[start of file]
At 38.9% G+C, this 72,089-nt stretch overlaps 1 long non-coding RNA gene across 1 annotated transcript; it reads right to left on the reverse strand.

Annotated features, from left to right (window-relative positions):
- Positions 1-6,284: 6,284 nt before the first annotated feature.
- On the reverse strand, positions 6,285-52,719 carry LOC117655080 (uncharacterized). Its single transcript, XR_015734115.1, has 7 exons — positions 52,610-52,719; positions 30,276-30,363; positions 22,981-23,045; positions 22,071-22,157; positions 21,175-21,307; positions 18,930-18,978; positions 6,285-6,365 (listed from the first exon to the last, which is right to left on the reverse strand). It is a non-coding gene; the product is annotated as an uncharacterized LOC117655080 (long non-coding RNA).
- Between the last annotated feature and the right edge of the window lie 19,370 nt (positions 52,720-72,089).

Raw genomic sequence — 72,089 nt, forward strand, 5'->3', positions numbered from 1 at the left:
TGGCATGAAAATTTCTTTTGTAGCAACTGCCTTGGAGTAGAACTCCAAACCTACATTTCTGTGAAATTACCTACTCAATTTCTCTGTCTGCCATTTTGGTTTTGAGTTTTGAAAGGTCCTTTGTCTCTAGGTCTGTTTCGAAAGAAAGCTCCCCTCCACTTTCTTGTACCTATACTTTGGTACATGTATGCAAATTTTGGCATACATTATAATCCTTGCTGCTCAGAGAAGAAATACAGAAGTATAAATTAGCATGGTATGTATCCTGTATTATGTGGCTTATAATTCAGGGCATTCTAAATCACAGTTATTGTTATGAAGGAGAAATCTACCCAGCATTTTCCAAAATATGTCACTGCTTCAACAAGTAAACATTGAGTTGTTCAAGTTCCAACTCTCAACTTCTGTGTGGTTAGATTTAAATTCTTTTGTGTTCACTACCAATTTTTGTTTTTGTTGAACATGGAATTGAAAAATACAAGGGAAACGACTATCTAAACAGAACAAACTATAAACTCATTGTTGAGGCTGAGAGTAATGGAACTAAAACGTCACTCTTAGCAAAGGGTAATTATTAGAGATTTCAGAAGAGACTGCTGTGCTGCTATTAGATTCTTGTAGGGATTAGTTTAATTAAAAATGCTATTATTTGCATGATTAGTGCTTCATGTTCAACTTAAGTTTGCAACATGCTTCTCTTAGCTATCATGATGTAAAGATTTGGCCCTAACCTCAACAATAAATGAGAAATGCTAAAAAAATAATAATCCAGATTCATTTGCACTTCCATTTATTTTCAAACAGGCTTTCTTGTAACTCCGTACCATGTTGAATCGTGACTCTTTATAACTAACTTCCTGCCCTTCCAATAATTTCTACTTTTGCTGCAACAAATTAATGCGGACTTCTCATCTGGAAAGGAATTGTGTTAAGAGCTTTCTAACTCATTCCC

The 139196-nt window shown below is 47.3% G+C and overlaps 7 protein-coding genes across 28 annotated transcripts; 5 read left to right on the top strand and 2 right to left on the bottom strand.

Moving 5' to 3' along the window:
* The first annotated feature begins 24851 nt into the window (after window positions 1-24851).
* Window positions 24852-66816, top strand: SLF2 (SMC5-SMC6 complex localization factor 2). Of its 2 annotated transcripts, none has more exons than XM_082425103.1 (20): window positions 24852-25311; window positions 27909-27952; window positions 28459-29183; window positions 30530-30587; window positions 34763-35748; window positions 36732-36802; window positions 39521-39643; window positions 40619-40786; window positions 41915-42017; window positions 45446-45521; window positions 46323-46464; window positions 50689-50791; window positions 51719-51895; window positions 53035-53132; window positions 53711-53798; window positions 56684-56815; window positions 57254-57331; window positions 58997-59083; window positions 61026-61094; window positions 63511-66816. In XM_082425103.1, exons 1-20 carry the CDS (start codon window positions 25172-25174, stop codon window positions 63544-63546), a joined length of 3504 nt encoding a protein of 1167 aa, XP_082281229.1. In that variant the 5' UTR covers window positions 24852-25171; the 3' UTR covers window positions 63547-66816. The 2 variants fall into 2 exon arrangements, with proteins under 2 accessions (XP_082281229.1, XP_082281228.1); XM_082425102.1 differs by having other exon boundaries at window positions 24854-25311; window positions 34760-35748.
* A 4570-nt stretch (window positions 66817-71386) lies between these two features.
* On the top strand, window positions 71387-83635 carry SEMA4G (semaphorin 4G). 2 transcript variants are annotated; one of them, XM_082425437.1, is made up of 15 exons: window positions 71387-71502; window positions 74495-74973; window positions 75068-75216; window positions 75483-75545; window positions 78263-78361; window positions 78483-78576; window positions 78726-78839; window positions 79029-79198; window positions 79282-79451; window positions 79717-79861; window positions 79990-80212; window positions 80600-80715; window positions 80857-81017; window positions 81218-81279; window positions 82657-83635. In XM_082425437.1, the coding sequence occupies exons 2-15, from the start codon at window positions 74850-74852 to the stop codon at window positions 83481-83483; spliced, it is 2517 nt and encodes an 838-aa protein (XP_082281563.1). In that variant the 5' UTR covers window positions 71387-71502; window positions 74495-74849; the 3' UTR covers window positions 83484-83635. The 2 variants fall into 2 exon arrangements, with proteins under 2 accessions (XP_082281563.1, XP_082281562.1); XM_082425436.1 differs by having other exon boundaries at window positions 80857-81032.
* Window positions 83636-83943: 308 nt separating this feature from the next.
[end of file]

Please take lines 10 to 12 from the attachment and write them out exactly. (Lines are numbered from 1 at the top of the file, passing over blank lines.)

* The first annotated feature begins 24851 nt into the window (after window positions 1-24851).
* Window positions 24852-66816, top strand: SLF2 (SMC5-SMC6 complex localization factor 2). Of its 2 annotated transcripts, none has more exons than XM_082425103.1 (20): window positions 24852-25311; window positions 27909-27952; window positions 28459-29183; window positions 30530-30587; window positions 34763-35748; window positions 36732-36802; window positions 39521-39643; window positions 40619-40786; window positions 41915-42017; window positions 45446-45521; window positions 46323-46464; window positions 50689-50791; window positions 51719-51895; window positions 53035-53132; window positions 53711-53798; window positions 56684-56815; window positions 57254-57331; window positions 58997-59083; window positions 61026-61094; window positions 63511-66816. In XM_082425103.1, exons 1-20 carry the CDS (start codon window positions 25172-25174, stop codon window positions 63544-63546), a joined length of 3504 nt encoding a protein of 1167 aa, XP_082281229.1. In that variant the 5' UTR covers window positions 24852-25171; the 3' UTR covers window positions 63547-66816. The 2 variants fall into 2 exon arrangements, with proteins under 2 accessions (XP_082281229.1, XP_082281228.1); XM_082425102.1 differs by having other exon boundaries at window positions 24854-25311; window positions 34760-35748.
* A 4570-nt stretch (window positions 66817-71386) lies between these two features.